Restoring an omni.ja backup in case something goes wrong

If Firefox doesn’t seem to be running correctly after this process, or not at all, this process didn’t work, unfortunately. You can restore your backup by a simple mv like this (possibly as root):

mv ⟨your_backup_directory⟩/omni.ja ⟨your_firefox_browser_directory⟩/omni.ja

Remember to purge the caches once again.

If you didn’t create an omni.ja before, you need to re-download Firefox and extract the package to find a replacement omni.ja.


As an aside, the suggested workaround on Bugzilla has a zip --update command. The full commands would be:

unzip -q /usr/lib/firefox/browser/omni.ja modules/UrlbarInput.jsm chrome/browser/content/browser/search/searchbar.js -d omni
# Instead of
#unzip -q /usr/lib/firefox/browser/omni.ja -d omni

… and …

zip -qr9XDu /usr/lib/firefox/browser/omni.ja *
# Instead of
#zip -qr9XD omni.ja *
#mv omni/omni.ja /usr/lib/firefox/browser/omni.ja
#chown ⟨username⟩:users /usr/lib/firefox/browser/omni.ja

Unfortunately, even with the knowledge about zip file hierarchy, I can’t get this to work — it would be nice, though, as it would speed up the process a bit. Instead, I get an error like this when starting Firefox:

XML Parsing Error: undefined entity
Location: chrome://browser/content/browser.xhtml
Line Number 740, Column 15:
              <toolbarbutton id="UITourTooltipClose" class="close-icon"
--------------^

I wonder if Mozilla automatically reports such errors even if I tampered with the build…


Related questions:


1: It will likely keep working for later versions, and it probably works for older versions, too; I will only update the versions if this post substantially changes.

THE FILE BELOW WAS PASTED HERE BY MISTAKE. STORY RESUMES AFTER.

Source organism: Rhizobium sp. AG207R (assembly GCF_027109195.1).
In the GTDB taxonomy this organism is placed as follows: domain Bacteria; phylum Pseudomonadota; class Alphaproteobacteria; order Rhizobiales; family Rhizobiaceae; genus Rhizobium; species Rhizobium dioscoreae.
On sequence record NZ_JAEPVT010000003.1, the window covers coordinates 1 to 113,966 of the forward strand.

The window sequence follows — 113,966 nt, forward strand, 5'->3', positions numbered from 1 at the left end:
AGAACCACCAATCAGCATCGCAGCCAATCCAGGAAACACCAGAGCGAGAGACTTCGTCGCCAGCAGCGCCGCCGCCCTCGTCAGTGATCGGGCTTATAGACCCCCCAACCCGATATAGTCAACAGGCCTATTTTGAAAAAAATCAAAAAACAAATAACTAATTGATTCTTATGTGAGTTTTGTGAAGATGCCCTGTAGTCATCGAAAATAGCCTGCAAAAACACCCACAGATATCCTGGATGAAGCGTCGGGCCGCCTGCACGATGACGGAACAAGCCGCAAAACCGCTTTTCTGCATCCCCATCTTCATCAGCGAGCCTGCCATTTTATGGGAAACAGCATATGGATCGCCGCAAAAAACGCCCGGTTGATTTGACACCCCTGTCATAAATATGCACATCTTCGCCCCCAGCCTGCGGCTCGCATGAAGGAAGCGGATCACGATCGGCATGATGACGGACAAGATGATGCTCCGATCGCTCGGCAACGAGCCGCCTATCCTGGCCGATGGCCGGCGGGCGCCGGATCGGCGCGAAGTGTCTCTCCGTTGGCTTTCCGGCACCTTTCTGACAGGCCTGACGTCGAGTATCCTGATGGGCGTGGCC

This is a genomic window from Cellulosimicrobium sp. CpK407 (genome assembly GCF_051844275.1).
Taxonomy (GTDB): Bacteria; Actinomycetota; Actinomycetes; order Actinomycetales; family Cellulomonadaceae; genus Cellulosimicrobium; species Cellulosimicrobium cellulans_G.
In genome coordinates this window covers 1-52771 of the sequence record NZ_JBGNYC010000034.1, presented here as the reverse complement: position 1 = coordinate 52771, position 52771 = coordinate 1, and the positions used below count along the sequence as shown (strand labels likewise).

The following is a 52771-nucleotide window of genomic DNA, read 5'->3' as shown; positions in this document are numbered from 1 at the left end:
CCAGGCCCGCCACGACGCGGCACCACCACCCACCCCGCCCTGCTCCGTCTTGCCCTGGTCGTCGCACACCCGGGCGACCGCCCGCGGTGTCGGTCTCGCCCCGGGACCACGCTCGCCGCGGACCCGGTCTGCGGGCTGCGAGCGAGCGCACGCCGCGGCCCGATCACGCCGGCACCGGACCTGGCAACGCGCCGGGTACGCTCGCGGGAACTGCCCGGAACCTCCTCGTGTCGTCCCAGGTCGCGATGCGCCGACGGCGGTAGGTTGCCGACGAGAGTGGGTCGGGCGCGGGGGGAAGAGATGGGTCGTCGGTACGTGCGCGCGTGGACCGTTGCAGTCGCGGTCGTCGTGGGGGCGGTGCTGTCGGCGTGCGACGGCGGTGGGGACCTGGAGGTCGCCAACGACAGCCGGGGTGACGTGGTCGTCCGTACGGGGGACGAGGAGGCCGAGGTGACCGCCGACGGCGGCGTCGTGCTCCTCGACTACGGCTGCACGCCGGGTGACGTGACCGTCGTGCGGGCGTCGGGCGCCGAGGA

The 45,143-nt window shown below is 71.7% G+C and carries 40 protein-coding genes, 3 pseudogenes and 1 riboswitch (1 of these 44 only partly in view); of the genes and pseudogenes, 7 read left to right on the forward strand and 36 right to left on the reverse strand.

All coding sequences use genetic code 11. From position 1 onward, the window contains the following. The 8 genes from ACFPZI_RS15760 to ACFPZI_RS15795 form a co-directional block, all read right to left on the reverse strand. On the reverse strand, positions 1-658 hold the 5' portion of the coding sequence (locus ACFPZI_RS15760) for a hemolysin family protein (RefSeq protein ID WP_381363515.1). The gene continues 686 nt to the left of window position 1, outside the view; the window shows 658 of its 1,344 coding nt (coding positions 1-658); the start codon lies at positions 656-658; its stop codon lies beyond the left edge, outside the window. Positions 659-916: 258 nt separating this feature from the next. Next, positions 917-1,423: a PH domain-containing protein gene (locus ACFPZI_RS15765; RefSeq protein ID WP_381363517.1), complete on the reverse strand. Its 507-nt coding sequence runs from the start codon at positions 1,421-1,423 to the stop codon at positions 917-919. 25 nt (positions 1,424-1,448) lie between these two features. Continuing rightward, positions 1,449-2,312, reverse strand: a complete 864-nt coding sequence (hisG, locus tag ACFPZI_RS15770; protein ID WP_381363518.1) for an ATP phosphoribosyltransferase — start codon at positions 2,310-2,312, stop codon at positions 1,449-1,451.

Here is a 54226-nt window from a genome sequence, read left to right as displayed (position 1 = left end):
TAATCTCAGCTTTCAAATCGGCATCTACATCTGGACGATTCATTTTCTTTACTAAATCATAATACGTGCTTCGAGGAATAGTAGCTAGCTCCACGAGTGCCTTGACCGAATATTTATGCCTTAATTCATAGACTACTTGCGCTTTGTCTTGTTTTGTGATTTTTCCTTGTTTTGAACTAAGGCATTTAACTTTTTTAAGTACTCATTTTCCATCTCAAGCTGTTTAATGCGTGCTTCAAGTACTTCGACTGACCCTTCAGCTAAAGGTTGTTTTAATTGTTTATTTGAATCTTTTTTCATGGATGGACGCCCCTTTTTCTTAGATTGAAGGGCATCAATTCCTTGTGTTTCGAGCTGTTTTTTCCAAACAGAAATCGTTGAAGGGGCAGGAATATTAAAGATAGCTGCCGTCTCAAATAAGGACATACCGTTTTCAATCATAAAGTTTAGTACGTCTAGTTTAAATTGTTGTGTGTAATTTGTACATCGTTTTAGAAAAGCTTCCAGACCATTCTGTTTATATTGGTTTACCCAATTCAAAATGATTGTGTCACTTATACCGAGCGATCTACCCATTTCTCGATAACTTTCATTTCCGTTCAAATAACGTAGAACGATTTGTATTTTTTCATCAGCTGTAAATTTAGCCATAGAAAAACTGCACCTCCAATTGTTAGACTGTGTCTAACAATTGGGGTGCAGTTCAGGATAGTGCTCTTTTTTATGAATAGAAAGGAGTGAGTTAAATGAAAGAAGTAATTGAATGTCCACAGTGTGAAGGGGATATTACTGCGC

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  • Thank you! The corresponding commands I used on Linux Mint are (sorry, no line breaks in comments): cd /tmp; mkdir omni; unzip -q /usr/lib/firefox/browser/omni.ja -d omni; sed -i 's/this\._preventClickSelectsAll = this\.focused;/this._preventClickSelectsAll = true;/' omni/modules/UrlbarInput.jsm; sed -i 's/this\._preventClickSelectsAll = this\._textbox\.focused;/this._preventClickSelectsAll = true;/' omni/chrome/browser/content/browser/search/searchbar.js; cd omni; zip -qr9XD omni.ja *; sudo cp omni.ja /usr/lib/firefox/browser/omni.ja; firefox --purgecaches;
    – Moini
    Jun 13 '20 at 1:59
  • @Moini Looks like only the path was different (I changed the example path in the answer to the most common one) and you called firefox directly from terminal with --purgecaches. Do check out the linked shell script and the edits made to this answer. The script should provide a unified solution with improved usability. I’d like to hear if my script works with other Linux distros and software setups. Jul 7 '20 at 19:01
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I have noticed this behavior as well, but I have a simple workaround. Move your mouse over the address, left click and drag to select some text. Once text has been highlighted you can click anywhere in the string and the cursor will go there.

It becomes second nature and takes no time.

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    I already do that when replacing something... but to add something, you now have to select a smaller portion. it's still selecting, unselecting, typing.
    – gcb
    Jan 24 '13 at 9:02
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I don't know about Opera or Chrome, but in Firefox it's easy enough to open about:config and modify the following Boolean values as required:

browser.urlbar.clickSelectsAll
browser.urlbar.doubleClickSelectsAll